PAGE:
My organisation has two diesel hydrotreaters, one designed and commissioned by Axens in 2011 with NiMo and CoMo catalyst and other by Haldor Topsoe in 2020 with only NiMo catalyst.
Axens designed hydrotreater required system pressure is 59.4kgf/cm2g and H2/HC ratio minimum at reactor inlet is 160, whereas for Haldor Topsoe design, the system pressure required is 45kgf/cm2g and H2/HC ratio minimum at reactor inlet is 320. Why does diesel hydrotreater of two different process licensor has different system pressure and H2/HC ratio?
I would like to understand, what factors decide, the values of System pressure, H2/HC ratio at reactor Inlet and outlet, Catalyst selection CoMo vs NiMo or NiMo/CoMo combination and LHSV?Oct-2022
Marcio Wagner da Silva, Petrobras, firstname.lastname@example.org
To elaborate this response I adopt as assumption that both hydrotreating units are operating with the same feedstock. In this case, the Axens processing unit which applies a combination of CoMo and NiMo catalysts operate under higher total pressure but lower H2/HC ratio considering the balance between the diferent catalysts. The NiMo catalyst is applied to promote harder hydrotreating reactions like the hydrodenitrogenation and aromatics saturation, in other words, heavier and high contaminants content feed stocks.
To promote the high severity reactions, the NiMo catalyst is highly active and an atmosphere with low hydrogen partial pressure tends to quickly coking the catalyst bed. For this reason, the processing unit designed by Haldor Topsoe which applies only NiMo as catalyst can operate under lower total pressure, but with higher H2/HC ratio in order to control the coke deposition and, consequently, the operating lifecycle of the processing unit.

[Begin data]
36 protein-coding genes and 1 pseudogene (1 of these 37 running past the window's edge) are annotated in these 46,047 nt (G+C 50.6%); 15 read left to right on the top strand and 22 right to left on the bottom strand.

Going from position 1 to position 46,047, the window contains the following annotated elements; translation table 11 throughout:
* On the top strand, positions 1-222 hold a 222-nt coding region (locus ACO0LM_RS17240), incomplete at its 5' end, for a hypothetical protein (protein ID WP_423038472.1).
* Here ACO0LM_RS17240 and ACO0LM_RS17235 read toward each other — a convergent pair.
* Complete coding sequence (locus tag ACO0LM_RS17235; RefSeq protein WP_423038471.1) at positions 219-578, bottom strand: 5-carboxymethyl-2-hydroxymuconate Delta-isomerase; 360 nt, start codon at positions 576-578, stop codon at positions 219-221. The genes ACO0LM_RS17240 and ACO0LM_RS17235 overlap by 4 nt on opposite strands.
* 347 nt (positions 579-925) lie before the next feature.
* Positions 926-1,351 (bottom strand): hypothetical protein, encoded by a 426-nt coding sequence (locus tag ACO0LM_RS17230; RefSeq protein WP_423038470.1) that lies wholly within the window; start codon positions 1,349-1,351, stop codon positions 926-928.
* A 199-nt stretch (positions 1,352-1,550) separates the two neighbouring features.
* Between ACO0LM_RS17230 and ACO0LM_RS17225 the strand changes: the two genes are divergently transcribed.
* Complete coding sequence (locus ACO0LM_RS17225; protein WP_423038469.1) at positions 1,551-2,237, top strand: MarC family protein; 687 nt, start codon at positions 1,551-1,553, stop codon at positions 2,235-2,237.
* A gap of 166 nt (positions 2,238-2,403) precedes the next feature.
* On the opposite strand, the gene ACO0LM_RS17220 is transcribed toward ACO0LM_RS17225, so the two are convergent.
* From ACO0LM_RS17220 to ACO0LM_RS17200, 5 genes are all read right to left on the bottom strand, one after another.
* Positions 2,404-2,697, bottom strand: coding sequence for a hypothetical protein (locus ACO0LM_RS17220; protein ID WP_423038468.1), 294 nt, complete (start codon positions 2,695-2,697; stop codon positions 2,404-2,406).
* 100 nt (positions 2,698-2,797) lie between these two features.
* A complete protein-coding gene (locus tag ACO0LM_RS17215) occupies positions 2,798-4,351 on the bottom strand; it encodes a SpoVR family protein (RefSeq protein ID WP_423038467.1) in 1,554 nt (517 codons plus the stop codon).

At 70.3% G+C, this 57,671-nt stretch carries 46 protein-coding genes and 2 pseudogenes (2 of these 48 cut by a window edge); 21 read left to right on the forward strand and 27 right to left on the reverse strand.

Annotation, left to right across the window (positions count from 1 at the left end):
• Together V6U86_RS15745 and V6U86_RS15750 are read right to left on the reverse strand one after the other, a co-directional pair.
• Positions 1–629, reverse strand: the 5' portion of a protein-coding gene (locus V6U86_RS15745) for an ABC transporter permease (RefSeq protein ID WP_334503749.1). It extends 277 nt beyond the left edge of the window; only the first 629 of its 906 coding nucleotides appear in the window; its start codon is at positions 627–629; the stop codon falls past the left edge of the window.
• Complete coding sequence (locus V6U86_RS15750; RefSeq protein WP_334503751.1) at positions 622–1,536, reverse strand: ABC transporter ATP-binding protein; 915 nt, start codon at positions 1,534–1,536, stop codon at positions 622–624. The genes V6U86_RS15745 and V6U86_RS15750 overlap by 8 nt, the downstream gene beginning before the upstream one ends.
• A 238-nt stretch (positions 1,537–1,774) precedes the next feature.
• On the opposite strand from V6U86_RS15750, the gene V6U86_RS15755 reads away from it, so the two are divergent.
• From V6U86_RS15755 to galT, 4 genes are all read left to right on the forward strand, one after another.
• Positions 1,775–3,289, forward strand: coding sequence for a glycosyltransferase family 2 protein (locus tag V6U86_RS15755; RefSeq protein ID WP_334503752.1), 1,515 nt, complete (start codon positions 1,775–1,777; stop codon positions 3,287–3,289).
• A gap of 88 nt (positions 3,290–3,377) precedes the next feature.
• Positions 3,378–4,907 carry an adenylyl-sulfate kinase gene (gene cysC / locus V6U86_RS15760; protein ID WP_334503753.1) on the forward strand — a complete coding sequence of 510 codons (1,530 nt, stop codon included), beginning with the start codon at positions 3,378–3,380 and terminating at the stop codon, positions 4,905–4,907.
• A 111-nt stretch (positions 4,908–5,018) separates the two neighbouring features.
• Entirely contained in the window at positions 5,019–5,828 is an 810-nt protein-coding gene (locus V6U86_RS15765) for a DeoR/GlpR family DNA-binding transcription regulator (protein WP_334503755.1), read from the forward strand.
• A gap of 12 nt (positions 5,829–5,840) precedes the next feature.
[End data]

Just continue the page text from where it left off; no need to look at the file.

In other words, the synergy between CoMo and NiMo catalysts in the Axens Processing unit allows operate under lower hydrogen partial pressure, but requires a higher total pressure to reach the same final product specification of the Haldor Topsoe processing unit which applies only NiMo catalyst which is highly active allowing operations with lower total pressure but with higher hydrogen partial pressure to put under control the coking rate of the catalyst bed.
Marcelo Tagliabue, Air Liquide, email@example.com
In the first place, to elaborate this answer, I suppose that the two hydrotreatments have the same food, referring specifically to their composition.
In the past, the most used catalysts were CoMo, and almost all technologies used it. NiMo-based catalysts then burst in. The latter were more expensive than the former and were preferably used when the feed contained olefins or sulfur compounds that were difficult to hydrogenate, as in the case of Thiophene.
Hydrotreatments, in terms of their severity, respond to the concentration of H2 in the feed as well as to the working pressure. In other words, they respond to the partial pressure of H2. It is for this reason that we can find different pressures and different concentrations of H2 to achieve the same result.
The configuration of the reactor with respect to its dimensions, space velocity, and the use of a catalyst or a mixture of both respond exclusively to each particular technology and to the characteristics of the catalyst that each one has at the time of designing the system. Let's not forget that in this case almost ten years passed between one technology and the other, and that period for progress in the formulation of catalysts is a long time. It is probable that the most modern HTSA catalyst will meet or improve the performance of the mixture used by Axens.